This weekend I spent my time recovering from jet lag and getting things sorted for the next quarter: changing out the altar, getting my daily practice sorted, etc. It would have been nice to seamlessly transition from tradition to tradition, but international travel and children will complicate things. And that’s ok! I’m realizing that there is no rush. Even though I’m devoting a mere three months to each tradition, I can always come back later. There is no perfection.
With that last thought in mind I want to comment on the resources I pulled together for this quarter (listed under Feri and Paganism/s). Firstly, I say ‘Paganism/s’ because while many traditions are lumped together as pagan, there is no monolithic Paganism. The term seems to refer to anything that isn’t monotheistic, has a nature based core, a fertility core, involves magic of the ‘dark’ variety, and/or worships a goddess. This is problematic at best. And yet, it’s a convenient catch-all term. But I think Paganisms, emphasis on plural, is a better way to describe things. There are many types of paganism. Feri isn’t fertility based, and while it has a plurality of gods, a strong case for it being monotheistic could be made. This section will likely grow. I haven’t added any books to the list yet!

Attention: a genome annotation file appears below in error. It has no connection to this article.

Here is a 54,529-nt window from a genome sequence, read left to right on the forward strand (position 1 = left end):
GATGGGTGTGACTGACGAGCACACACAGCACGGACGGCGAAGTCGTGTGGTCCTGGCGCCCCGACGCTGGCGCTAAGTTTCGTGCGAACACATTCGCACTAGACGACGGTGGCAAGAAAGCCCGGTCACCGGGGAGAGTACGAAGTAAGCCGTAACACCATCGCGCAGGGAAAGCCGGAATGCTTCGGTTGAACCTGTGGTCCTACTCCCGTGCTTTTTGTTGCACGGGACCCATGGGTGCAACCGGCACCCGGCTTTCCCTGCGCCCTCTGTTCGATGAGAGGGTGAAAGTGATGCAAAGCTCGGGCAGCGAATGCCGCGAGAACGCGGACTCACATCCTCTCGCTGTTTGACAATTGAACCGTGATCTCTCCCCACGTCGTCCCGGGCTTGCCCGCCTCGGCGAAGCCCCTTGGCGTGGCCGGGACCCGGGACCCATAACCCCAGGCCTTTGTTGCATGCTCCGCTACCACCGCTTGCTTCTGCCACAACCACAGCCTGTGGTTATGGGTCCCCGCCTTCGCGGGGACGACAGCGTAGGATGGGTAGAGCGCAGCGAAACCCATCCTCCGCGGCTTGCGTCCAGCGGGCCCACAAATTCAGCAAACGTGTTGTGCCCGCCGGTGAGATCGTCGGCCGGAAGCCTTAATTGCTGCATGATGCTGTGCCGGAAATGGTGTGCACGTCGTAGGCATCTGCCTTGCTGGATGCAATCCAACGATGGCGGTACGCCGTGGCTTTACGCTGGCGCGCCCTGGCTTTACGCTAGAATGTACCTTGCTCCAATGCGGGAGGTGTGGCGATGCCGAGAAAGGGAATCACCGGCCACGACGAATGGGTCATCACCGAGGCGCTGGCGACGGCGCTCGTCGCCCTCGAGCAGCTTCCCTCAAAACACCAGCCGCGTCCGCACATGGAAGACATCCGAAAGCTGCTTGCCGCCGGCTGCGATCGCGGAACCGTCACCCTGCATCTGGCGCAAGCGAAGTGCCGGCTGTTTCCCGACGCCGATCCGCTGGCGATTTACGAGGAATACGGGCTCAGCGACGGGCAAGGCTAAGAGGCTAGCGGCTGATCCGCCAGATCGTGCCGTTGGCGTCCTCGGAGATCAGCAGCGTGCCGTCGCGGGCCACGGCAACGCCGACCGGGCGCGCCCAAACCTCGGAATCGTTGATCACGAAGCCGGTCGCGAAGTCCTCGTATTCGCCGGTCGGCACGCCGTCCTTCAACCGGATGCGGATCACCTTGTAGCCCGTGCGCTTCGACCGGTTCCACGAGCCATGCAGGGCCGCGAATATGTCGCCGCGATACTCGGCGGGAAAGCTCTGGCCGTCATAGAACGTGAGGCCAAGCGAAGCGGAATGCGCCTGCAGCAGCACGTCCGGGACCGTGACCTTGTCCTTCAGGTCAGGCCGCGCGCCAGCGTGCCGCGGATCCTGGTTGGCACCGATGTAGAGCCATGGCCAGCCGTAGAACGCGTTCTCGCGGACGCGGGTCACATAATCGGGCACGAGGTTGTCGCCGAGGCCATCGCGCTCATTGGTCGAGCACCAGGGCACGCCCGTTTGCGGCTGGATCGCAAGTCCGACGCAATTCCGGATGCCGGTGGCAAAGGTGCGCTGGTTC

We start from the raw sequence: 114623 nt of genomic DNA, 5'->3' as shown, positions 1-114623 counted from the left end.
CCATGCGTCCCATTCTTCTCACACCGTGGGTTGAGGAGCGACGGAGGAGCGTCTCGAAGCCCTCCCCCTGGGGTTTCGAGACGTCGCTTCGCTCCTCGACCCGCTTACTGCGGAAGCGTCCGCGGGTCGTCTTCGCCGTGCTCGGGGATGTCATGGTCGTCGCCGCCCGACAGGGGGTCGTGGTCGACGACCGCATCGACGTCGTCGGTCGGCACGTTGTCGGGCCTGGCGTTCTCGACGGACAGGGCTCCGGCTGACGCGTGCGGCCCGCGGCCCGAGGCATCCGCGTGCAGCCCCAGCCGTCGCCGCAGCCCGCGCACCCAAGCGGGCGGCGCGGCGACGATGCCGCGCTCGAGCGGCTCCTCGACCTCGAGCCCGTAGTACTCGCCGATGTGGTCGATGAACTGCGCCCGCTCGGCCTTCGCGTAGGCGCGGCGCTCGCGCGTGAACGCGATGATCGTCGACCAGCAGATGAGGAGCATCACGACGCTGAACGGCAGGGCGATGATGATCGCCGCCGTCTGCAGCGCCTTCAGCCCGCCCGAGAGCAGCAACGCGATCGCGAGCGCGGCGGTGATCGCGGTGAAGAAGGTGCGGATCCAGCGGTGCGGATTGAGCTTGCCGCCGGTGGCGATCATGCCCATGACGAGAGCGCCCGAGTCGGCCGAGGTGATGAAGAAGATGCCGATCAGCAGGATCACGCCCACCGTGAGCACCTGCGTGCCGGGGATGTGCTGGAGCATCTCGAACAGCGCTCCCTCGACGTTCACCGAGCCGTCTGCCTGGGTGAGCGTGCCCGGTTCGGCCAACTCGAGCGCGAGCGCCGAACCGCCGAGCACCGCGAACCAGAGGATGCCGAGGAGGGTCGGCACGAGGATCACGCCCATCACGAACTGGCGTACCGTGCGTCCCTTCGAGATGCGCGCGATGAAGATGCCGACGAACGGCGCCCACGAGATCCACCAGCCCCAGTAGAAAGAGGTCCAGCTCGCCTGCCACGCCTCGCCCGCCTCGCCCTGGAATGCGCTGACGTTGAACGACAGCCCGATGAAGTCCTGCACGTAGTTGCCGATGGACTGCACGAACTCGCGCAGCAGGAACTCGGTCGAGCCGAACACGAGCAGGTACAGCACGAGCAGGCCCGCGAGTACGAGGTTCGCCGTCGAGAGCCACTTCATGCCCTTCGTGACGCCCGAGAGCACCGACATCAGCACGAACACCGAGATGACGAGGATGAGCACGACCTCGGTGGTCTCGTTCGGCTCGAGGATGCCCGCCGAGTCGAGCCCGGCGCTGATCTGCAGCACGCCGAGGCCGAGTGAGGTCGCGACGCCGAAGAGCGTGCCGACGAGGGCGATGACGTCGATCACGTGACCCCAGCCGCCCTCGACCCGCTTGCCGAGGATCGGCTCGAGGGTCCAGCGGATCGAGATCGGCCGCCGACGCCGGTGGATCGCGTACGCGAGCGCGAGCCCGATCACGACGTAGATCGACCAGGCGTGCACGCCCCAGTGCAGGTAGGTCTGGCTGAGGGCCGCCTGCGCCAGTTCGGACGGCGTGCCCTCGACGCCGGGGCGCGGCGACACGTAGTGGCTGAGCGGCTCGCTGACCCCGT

Like the left-hand path of Tantra, many people believe that a mystery tradition should not be publicly discussed at all. Basic techniques alone could open up a person to powerful currents they are not prepared for! But some believe that these traditions are more important now than ever and must be carefully disseminated to those who would devote themselves to diligent practice, and how might people learn about these traditions if no one speaks of them? While I have no problems with money changing hands for basic teaching, I believe that initiation should never, ever cost anything and should be carefully considered, because it links the initiator and initiated in an intimate way and joins the initiates into a family.
I am going to be as open as I can be, while at the same time respecting the mystery part of this mystery tradition. Can I have it both ways? I think I can. But we’ll see.